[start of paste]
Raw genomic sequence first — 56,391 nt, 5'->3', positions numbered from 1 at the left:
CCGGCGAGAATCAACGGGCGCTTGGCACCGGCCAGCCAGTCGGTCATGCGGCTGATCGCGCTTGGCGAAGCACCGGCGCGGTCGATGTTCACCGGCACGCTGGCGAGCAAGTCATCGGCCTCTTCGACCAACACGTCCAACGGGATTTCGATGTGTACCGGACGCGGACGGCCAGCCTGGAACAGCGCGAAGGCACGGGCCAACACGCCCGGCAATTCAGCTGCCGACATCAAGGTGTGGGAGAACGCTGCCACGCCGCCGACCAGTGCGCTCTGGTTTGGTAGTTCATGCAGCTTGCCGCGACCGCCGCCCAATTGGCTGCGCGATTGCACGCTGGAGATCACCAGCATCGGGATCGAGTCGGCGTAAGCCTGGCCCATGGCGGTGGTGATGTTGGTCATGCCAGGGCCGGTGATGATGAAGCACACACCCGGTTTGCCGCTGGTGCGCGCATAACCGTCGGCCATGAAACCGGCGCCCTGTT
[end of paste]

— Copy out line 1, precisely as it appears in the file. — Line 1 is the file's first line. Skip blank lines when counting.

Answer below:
Raw genomic sequence first — 56,391 nt, 5'->3', positions numbered from 1 at the left: